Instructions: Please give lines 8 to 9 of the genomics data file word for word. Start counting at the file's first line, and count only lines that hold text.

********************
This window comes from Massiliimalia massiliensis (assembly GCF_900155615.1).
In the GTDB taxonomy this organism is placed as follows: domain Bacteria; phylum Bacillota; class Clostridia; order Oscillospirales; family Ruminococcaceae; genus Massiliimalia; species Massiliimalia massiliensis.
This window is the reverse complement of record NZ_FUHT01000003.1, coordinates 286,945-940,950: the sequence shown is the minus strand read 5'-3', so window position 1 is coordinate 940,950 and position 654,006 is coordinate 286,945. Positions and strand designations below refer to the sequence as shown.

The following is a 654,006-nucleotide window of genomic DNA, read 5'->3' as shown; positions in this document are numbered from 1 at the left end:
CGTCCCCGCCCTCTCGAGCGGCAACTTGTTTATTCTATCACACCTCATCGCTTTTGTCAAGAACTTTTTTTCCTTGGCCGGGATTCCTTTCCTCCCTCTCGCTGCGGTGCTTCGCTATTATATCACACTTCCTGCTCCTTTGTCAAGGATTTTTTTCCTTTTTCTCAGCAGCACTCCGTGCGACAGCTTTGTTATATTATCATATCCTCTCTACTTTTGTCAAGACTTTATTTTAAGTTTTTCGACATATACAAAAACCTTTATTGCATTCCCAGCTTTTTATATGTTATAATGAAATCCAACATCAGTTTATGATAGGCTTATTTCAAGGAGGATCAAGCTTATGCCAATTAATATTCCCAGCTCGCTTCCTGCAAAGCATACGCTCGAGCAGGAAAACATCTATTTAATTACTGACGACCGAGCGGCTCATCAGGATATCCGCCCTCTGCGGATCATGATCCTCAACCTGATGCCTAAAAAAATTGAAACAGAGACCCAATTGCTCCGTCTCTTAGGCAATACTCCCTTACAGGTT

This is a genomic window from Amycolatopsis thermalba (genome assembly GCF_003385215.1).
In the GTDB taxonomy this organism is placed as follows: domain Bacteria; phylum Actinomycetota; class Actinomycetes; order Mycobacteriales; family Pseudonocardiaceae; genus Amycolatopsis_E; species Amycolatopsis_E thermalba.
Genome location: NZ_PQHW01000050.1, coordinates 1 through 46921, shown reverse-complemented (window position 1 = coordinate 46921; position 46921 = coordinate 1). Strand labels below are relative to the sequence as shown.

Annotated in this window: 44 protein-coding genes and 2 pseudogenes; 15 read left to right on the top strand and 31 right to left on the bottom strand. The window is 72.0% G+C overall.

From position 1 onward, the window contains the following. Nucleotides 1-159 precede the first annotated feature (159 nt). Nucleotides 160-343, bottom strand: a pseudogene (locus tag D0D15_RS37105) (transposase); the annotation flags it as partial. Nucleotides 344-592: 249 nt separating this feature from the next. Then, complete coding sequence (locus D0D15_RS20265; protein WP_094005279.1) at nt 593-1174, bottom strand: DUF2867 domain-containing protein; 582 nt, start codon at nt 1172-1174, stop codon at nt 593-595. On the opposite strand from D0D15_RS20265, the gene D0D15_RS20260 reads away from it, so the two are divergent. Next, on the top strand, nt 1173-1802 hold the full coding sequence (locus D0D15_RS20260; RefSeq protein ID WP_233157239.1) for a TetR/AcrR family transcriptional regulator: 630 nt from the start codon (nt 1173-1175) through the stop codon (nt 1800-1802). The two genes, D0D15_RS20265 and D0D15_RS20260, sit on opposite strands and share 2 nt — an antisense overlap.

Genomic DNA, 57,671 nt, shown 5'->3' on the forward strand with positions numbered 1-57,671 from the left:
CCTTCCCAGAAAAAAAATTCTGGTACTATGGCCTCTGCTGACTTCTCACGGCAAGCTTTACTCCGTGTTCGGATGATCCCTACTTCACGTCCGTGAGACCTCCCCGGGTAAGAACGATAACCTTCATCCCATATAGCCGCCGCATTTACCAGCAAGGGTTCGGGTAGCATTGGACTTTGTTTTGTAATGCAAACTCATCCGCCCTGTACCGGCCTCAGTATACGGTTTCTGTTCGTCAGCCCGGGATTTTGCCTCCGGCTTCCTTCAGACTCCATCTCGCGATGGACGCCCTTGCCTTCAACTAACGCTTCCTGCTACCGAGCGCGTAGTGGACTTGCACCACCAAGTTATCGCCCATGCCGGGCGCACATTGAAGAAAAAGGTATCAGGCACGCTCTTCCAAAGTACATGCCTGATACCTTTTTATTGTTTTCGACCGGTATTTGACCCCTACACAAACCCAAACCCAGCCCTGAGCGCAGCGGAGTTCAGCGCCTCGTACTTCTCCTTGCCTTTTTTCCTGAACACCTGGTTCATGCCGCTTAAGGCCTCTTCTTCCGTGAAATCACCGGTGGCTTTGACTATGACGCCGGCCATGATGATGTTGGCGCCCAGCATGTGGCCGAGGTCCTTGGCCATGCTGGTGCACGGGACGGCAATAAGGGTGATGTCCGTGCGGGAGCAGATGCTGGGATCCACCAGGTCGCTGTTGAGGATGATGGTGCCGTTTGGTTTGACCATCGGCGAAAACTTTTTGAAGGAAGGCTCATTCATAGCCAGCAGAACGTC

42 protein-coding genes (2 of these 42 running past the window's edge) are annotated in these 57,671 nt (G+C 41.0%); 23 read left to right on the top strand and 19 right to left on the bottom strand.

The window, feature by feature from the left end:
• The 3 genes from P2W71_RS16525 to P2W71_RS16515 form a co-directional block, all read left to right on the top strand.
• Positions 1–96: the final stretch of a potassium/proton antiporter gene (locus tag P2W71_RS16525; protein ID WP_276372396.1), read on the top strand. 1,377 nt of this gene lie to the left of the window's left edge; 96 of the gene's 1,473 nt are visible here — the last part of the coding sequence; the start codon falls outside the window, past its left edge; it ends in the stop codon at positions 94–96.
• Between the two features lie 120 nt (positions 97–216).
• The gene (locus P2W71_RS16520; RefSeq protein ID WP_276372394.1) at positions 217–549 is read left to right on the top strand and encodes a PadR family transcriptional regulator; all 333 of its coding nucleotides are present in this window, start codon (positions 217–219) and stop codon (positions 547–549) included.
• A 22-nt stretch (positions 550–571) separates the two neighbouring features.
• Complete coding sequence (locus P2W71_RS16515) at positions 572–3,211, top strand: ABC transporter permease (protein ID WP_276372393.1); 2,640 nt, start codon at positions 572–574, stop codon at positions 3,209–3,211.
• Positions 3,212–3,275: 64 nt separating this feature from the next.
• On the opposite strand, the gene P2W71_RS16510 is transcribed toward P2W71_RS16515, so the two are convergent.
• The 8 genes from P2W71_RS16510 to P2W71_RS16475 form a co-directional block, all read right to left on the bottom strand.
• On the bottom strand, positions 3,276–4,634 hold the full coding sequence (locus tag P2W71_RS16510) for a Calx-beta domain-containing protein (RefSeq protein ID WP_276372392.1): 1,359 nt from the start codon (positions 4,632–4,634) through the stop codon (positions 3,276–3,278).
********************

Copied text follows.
Genome location: NZ_PQHW01000050.1, coordinates 1 through 46921, shown reverse-complemented (window position 1 = coordinate 46921; position 46921 = coordinate 1). Strand labels below are relative to the sequence as shown.

Annotated in this window: 44 protein-coding genes and 2 pseudogenes; 15 read left to right on the top strand and 31 right to left on the bottom strand. The window is 72.0% G+C overall.